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How money is changing medicine and health care

How money is changing medicine and health care

Medicine and health care have become an interesting binomial in which to invest, especially if you approach laboratories for rare diseases.

Rare diseases affect more than 230 million people in the world, and the great majority of the great pharmacists little turn to see. Anyhow, some few laboratories work on research and development for this kind of illnesses.

Just as a backdrop I can tell you that global sales of orphan drugs (they are called so because they are intended for people with rare conditions) are expected to jump as more companies enter this field, increasing 11 percent each year to reach the 176 billion dollars in 2020, according to the research group EvaluatePharma.

Many investors have taken note of this. Another example is that, according to the orphan diseases index gathered by JMP Securities, a San Francisco investment bank, just in the past year the value of US biotechnology companies focused on rare diseases has increased by 56%.

That performance was even better than the broader biotechnology index on the Nasdaq, which rose 37 percent over the same period, breaking the S & P 500 index, which is 5 percent higher.

Investing in medicine and health care

Venture capitalists investing in early stage companies have also increased their stakes in the US. In 2012-14, these early-stage companies raised more than $500 million a year, compared to 2008, when they made less than $200 million.

Some companies like Revival Therapeutics have begun to obtain patents by the US FDA for the treatment of diseases such as cystinuria, and they keep innovating, researching, improving and developing new drugs in this industry. A good option to invest, as it is in the OTC market (Over The Counter), and you can set aside some dollars and have good investment returns in the medium term.

Orphan drugs account for about one in three drug approvals in the United States, but no one in the industry expects the proliferation of drugs to end in the near future. With 7,000 rare diseases, there is a lot of potential, because only 10% have effective treatments.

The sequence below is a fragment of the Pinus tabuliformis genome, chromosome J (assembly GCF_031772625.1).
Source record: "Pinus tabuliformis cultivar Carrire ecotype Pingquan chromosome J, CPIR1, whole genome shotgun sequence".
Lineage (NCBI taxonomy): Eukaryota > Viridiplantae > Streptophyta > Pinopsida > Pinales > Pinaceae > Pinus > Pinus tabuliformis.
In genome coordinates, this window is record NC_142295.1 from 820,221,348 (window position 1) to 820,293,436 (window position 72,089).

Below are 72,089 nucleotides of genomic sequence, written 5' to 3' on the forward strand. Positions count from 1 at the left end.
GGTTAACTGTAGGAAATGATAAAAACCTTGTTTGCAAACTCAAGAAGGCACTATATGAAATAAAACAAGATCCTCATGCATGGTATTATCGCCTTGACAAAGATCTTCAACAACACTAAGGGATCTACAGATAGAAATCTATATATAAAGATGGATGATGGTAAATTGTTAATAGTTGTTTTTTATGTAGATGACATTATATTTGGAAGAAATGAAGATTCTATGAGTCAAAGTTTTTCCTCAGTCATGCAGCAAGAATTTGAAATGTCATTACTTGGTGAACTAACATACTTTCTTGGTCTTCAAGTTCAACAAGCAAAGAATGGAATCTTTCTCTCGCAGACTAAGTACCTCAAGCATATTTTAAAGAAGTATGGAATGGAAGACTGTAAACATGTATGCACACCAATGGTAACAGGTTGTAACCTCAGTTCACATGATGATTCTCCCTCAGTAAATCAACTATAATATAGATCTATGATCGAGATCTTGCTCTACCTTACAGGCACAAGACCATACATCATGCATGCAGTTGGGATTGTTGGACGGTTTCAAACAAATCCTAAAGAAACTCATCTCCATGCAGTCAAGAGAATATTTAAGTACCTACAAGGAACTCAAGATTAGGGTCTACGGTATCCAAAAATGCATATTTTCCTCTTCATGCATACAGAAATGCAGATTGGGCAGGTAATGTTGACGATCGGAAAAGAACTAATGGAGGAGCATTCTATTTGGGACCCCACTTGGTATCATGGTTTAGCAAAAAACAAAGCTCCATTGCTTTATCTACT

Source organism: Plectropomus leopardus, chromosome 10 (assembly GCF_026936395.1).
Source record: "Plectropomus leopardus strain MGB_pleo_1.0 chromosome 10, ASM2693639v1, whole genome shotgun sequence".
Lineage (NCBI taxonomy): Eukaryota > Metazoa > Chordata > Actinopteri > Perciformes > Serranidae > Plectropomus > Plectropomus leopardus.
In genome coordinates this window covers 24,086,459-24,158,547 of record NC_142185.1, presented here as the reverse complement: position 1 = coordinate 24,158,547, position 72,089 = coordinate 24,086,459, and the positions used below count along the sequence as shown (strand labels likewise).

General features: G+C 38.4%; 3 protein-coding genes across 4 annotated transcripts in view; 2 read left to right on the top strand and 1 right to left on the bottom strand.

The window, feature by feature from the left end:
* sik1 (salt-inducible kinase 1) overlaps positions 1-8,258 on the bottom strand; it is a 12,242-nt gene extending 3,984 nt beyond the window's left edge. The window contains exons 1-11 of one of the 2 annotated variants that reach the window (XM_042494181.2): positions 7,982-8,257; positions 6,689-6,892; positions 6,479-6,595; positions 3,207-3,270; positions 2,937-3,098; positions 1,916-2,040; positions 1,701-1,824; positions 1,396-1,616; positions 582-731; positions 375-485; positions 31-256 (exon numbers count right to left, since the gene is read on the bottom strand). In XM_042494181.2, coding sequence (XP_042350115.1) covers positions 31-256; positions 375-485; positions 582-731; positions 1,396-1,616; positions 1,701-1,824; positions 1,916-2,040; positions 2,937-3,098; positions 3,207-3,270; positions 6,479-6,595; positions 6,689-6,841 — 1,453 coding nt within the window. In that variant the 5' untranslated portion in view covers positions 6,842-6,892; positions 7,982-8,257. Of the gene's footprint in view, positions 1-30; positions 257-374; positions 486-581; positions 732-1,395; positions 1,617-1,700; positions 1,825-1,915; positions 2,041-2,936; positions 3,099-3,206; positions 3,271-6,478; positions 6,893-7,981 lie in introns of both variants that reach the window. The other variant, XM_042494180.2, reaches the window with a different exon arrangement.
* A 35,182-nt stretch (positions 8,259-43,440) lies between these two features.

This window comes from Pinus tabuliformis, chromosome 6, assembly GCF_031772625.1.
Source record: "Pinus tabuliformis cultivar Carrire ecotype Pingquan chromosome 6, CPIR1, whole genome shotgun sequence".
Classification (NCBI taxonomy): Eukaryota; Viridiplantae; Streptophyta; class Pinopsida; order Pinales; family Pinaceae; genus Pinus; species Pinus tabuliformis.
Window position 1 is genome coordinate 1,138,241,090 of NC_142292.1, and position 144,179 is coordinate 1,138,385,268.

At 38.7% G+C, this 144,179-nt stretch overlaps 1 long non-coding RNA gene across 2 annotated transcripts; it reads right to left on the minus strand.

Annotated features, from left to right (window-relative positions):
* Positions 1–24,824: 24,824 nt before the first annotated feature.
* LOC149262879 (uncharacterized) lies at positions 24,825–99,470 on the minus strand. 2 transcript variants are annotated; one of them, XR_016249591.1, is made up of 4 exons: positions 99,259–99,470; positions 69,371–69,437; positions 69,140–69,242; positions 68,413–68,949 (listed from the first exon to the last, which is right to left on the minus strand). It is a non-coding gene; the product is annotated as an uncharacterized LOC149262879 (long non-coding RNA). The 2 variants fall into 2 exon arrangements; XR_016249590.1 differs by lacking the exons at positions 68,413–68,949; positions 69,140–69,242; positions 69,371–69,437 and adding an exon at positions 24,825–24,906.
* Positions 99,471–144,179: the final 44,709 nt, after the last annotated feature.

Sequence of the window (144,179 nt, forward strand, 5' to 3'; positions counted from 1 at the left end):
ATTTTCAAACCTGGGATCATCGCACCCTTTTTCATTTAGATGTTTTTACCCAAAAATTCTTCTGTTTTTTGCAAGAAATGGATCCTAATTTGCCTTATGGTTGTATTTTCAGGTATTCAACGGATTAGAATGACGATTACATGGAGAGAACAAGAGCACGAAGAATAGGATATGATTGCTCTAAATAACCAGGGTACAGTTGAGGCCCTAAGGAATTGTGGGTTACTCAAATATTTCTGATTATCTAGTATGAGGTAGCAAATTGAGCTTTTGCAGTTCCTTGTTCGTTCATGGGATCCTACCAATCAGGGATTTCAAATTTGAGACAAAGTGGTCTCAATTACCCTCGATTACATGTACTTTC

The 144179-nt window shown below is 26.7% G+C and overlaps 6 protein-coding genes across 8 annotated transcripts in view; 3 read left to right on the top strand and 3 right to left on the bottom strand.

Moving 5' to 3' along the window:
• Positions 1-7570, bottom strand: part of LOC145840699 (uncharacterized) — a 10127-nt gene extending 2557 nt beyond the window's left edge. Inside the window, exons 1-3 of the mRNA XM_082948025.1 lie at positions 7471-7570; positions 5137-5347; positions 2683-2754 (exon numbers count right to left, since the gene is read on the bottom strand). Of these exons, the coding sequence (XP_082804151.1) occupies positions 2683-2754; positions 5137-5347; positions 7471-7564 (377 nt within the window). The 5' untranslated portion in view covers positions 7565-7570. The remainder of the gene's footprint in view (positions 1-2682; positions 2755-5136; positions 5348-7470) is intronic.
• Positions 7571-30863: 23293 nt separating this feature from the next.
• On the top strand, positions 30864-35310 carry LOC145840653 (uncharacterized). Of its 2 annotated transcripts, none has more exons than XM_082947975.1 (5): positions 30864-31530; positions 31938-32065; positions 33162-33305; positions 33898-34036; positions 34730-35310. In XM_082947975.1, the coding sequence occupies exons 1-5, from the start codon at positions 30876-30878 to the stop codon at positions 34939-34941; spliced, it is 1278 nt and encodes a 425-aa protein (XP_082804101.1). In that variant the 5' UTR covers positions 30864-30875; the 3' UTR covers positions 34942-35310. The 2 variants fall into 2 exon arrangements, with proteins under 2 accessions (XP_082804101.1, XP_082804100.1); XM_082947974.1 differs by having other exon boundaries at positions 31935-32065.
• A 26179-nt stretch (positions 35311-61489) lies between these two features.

Rare diseases

Many of the rare or uncommon diseases are potentially deadly or chronically debilitating, affecting a small number of people compared to the general population, and for which therapeutic resources are almost non-existent. Because of their rarity, they require combined efforts.

In medicine, a disease is considered rare if it affects less than one in two thousand people. They were also called orphan diseases because they did not have a biomedical specialty that was responsible for the clinical conditions they present, and also because they were “orphans” of effective treatments.

For those affected and their families, this disease is a great suffering and effort in the day to day. Until you get a diagnosis, if there are any, you often have to wait several years. Many doctors are hardly aware of this disease and there are few specialists or centers who are familiar with the corresponding treatment.

Rare diseases cannot be prevented. The number depends on the degree of specialization used to classify the different disorders. Until now, in the field of medicine, disease is defined as an alteration of health status, which presents with a single pattern of symptoms and a single treatment.

Hence the opportunity to invest in this binomial of medicine and health, where companies actively seek licensing, acquisition and partnership opportunities from the industry and the academic world, to generate profits for its investors, and to support people which not every pharmacist takes into account. Are you ready to invest? You will not regret.

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